Positively, non-verbal communication may be interpreted equally from culture to culture. As most forms of non-verbal communication transcends a smile, a hug, and most hand movements. However, touching someone on the shoulder or hand may exemplify somatic actions and send signals that may not be intended as, “a touch can be used to communicate affection, familiarity, sympathy and other emotions” (Psychology, By Kendra Cherry). Plainly put, a husband may not appreciate a complete stranger putting his hands on his wife’s shoulder or touching her hand.
Effective non-verbal communication would be smiling, or the shaking of the hands; as shaking hands exemplify acknowledgment and respect for another person. According to Dr. Jenna P. Carpenter, “There are more nerves between your hands and brain than any other body part, so they give accurate cues” (http://coes.latech.edu). Ineffective non-verbal communication would be folding the arms, looking off, and standing off; as these gestures exemplify a cold signal of rejection.
I thought I had excellent listening skills until I begin to soak in Chapter 3; it appears, listening is one of the greatest and most valuable skills one may possess; as stated, “listening is the most basic communication skill and supersedes all learning processes” (Pg. 60). I became knowledgeable about the skill of listening as it is an art, and in some educa...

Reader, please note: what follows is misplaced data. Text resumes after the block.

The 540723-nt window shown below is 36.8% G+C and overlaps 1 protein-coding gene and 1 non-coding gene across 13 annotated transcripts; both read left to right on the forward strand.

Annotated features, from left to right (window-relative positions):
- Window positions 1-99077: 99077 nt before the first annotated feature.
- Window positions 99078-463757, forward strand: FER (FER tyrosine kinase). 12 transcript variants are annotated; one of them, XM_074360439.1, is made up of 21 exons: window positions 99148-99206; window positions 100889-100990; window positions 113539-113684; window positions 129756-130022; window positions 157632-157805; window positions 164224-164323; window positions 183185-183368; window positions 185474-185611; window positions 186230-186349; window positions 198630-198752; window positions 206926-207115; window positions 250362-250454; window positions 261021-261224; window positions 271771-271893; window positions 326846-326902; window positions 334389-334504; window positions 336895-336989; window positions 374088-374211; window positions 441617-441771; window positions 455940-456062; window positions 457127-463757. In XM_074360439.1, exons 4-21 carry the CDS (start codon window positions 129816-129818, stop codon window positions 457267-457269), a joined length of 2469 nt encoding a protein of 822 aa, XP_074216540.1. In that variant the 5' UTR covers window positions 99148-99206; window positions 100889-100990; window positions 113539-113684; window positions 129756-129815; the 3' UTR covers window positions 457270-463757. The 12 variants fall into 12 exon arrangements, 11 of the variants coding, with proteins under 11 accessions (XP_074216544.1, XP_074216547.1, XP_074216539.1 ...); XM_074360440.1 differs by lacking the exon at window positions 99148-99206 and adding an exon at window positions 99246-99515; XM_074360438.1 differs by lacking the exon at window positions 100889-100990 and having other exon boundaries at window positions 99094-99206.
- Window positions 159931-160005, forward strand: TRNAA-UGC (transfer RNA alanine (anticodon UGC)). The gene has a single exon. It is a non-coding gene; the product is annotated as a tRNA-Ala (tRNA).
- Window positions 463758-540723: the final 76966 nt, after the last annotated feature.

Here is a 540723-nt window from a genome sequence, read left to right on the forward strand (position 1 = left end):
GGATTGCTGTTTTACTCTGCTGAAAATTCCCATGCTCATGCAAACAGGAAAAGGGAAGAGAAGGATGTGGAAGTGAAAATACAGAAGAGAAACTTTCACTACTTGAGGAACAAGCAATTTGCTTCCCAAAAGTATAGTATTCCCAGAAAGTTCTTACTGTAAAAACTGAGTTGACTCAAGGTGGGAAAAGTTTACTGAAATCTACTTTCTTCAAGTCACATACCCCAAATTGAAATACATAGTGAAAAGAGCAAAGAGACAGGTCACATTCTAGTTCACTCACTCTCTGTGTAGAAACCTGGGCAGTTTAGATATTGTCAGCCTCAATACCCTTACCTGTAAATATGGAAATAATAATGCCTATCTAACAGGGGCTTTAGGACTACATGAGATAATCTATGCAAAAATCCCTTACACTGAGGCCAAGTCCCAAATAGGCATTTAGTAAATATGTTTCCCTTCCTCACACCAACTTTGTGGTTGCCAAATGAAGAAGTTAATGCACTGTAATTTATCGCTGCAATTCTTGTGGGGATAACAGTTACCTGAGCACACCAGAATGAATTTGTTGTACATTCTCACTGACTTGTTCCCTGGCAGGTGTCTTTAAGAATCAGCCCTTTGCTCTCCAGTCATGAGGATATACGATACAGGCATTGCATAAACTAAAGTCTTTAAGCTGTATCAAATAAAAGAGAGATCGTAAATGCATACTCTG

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... that is their ability to smile when they are happy.
Finally, it is also customary to respond non-verbally by using head nods, emotional expressions, or verbal utterances. One may nod your head to answer a yes or no question, it is a delicate habit to hunch your shoulders as a way of responding “maybe”, and what about the ultimate response which is to “kiss” someone. This is a non-verbal way to respond affectionately to a loved one.
Moore, B. N., & Parker, R. (2012). Critical thinking (10th ed.). New York, NY: McGraw-Hill.
Chapter 3; Pg. 51, Pg. 60, Pg. 61
Quintanilla, K., & Wahl, S. (2014). Business and Professional Communication: Keys for Workplace Excellence (2nd ed.). Los Angeles, CA: Sage.
Types of Nonverbal Communication - 8 Major Nonverbal Behaviors, Psychology, By Kendra Cherry
Dr. Jenna P. Carpenter; http://coes.latech.edu
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